A woman who delivered multiple speeches to South Dakota students and registered a corporation with a South Dakota man is the latest Russian national to be charged with meddling in U.S. affairs.
Federal prosecutors revealed Monday that they have arrested 29-year-old Maria Butina, who is residing in Washington, D.C. She is charged with conspiracy to act as an unregistered agent of the Russian government and is accused of working to infiltrate American political organizations, including the National Rifle Association.
The charge was brought by the U.S. attorney for the District of Columbia and does not appear to stem from the Russia investigation by special counsel Robert Mueller. But the announcement of the arrest and charge came just hours after President Donald Trump met with Russian President Vladimir Putin and just days after Mueller charged 12 Russian intelligence officials with directing a hacking effort aimed at swaying the 2016 election.
According to court papers, Butina met with U.S. politicians and candidates, attended events sponsored by special interest groups — including two National Prayer Breakfast events — and organized Russian-American "friendship and dialogue" dinners in Washington with the goal of "reporting back to Moscow" what she had learned.
No names of other involved people are listed in the court papers, but the criminal complaint against Butina says there was “one or more conspirators."
Speculation about the identity of those conspirators is likely to focus in part on Paul Erickson, a 56-year-old South Dakota businessman and political operative whose ties to Butina have been reported by the Rapid City Journal and others.
Those ties date to at least November 2013, when Erickson was pictured with Butina in a photo she posted to Facebook, at what she described (according to an online translation tool) as the second all-Russian Congress of The Right to Arms Movement.
It was also in 2013 that Butina — who founded a pro-gun group in Russia — allegedly established contact in Moscow with a person identified in the criminal affidavit against her as "U.S. Person 1." That person is described in the affidavit as "a United States citizen and an American political operative."
In March 2015, according to the affidavit, Butina exchanged multiple emails with "U.S. Person 1." During the following several months, Butina popped up in South Dakota multiple times, although nothing about those appearances is mentioned in the court papers.
In April 2015, Butina delivered a lecture to an estimated 30 students at the University of South Dakota in Vermillion titled “The Right to Bear Arms in Russia … Where Neither Currently Exists.” Promotional materials said the lecture was sponsored in part by the W.O. Farber Center, of which Erickson is listed as a life executive board member by virtue of his donations to the center.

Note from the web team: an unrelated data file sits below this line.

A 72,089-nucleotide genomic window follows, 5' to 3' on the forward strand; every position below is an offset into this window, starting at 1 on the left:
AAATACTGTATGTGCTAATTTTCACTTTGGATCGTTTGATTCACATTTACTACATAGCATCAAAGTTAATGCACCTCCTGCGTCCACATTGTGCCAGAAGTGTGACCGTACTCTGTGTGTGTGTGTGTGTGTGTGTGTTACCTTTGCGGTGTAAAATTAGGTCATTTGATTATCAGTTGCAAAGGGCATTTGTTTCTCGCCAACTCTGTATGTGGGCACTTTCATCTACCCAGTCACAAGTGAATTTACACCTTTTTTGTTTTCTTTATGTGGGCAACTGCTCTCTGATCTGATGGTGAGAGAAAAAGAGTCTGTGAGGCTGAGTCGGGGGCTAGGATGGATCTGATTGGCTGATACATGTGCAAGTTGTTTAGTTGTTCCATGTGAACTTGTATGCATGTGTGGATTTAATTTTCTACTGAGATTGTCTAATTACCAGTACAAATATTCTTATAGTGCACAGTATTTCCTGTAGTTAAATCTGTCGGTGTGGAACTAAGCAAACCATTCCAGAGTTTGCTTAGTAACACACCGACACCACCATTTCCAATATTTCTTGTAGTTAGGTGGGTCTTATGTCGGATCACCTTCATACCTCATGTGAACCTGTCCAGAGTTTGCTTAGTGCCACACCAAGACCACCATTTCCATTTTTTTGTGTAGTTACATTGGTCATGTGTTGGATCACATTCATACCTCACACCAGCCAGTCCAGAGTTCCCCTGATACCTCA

You have free articles remaining.
In May 2015, Butina posted Facebook photos of herself delivering a lecture to the Academy of Finance at the Sioux Falls School District’s Career & Technical Academy. In one of the photos, “Paul Erickson Investing with Dignity LLC” was written on a white board. Erickson has an apartment in Sioux Falls.
In July 2015, Butina spoke at the South Dakota Teenage Republicans camp at Camp Rimrock near Rapid City in the Black Hills, which was arranged through her connection with Erickson.
Also in 2015, Butina hosted several leading NRA executives and pro-gun conservatives at her own pro-gun group's annual meeting, according to reports in The New York Times, Time magazine and The Daily Beast. Among those who attended were Erickson, former NRA President David Keene, and former Milwaukee County Sheriff David Clarke, who later emerged as a vocal Trump supporter.
Finally, in February 2016, Erickson and Butina incorporated Bridges LLC in South Dakota. The publicly available corporate paperwork does not list the purpose of the LLC, but the McClatchy DC Bureau reported in January that Erickson said the LLC was established in case Butina needed any monetary assistance for her graduate studies. According to the affidavit filed against her this week, she entered the United States in August 2016 on an F-1 student visa.
Erickson's name has been publicly associated with the Trump-Russia investigations since at least December, when The New York Times reported that he had sent an email to Trump adviser Rick Dearborn during the 2016 presidential campaign. In that email, Erickson reportedly touted his connections to the NRA and the Russian government and offered to arrange a back-channel meeting between Trump and Putin.
Erickson did not immediately respond to an email or answer a phone call Monday from the Rapid City Journal. An automated message on his voicemail said the mailbox was full.
In a statement, Butina's attorney, Robert Driscoll, called the allegations against her "overblown" and said prosecutors had criminalized mundane networking opportunities. Driscoll said Butina was not an agent of the Russian Federation but was instead in the U.S. on a student visa, graduating from American University with a master's degree in international relations.
Driscoll said Butina's Washington apartment was raided by the FBI in April, and said she offered to answer questions from the Justice Department and Mueller's team but the special counsel's office "has not expressed interest."
Butina made her initial appearance Monday afternoon before Magistrate Judge Deborah A. Robinson in the U.S. District Court for the District of Columbia. Butina was ordered to be held pending a hearing set for Wednesday.
— The Associated Press contributed to this report.